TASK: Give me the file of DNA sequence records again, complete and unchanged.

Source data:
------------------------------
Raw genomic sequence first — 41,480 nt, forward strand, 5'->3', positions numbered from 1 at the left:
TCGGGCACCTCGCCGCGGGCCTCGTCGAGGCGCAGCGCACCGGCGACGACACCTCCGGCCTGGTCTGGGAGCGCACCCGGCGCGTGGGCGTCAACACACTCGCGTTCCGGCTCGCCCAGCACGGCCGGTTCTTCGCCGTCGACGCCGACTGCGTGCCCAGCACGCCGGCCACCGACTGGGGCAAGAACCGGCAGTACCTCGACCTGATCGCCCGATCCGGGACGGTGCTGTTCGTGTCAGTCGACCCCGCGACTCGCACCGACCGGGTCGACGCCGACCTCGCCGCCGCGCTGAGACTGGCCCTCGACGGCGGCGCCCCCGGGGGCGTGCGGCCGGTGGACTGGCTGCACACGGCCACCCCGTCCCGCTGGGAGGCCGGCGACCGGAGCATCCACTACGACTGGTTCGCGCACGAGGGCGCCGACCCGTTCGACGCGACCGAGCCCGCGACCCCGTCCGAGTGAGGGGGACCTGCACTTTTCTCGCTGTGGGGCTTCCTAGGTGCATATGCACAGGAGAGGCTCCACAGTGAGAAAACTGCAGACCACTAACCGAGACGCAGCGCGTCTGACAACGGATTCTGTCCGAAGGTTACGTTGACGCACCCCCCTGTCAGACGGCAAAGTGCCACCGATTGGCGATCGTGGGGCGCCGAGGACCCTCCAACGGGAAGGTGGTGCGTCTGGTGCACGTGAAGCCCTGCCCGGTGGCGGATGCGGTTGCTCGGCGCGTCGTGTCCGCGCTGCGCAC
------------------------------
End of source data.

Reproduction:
Raw genomic sequence first — 41,480 nt, forward strand, 5'->3', positions numbered from 1 at the left:
TCGGGCACCTCGCCGCGGGCCTCGTCGAGGCGCAGCGCACCGGCGACGACACCTCCGGCCTGGTCTGGGAGCGCACCCGGCGCGTGGGCGTCAACACACTCGCGTTCCGGCTCGCCCAGCACGGCCGGTTCTTCGCCGTCGACGCCGACTGCGTGCCCAGCACGCCGGCCACCGACTGGGGCAAGAACCGGCAGTACCTCGACCTGATCGCCCGATCCGGGACGGTGCTGTTCGTGTCAGTCGACCCCGCGACTCGCACCGACCGGGTCGACGCCGACCTCGCCGCCGCGCTGAGACTGGCCCTCGACGGCGGCGCCCCCGGGGGCGTGCGGCCGGTGGACTGGCTGCACACGGCCACCCCGTCCCGCTGGGAGGCCGGCGACCGGAGCATCCACTACGACTGGTTCGCGCACGAGGGCGCCGACCCGTTCGACGCGACCGAGCCCGCGACCCCGTCCGAGTGAGGGGGACCTGCACTTTTCTCGCTGTGGGGCTTCCTAGGTGCATATGCACAGGAGAGGCTCCACAGTGAGAAAACTGCAGACCACTAACCGAGACGCAGCGCGTCTGACAACGGATTCTGTCCGAAGGTTACGTTGACGCACCCCCCTGTCAGACGGCAAAGTGCCACCGATTGGCGATCGTGGGGCGCCGAGGACCCTCCAACGGGAAGGTGGTGCGTCTGGTGCACGTGAAGCCCTGCCCGGTGGCGGATGCGGTTGCTCGGCGCGTCGTGTCCGCGCTGCGCAC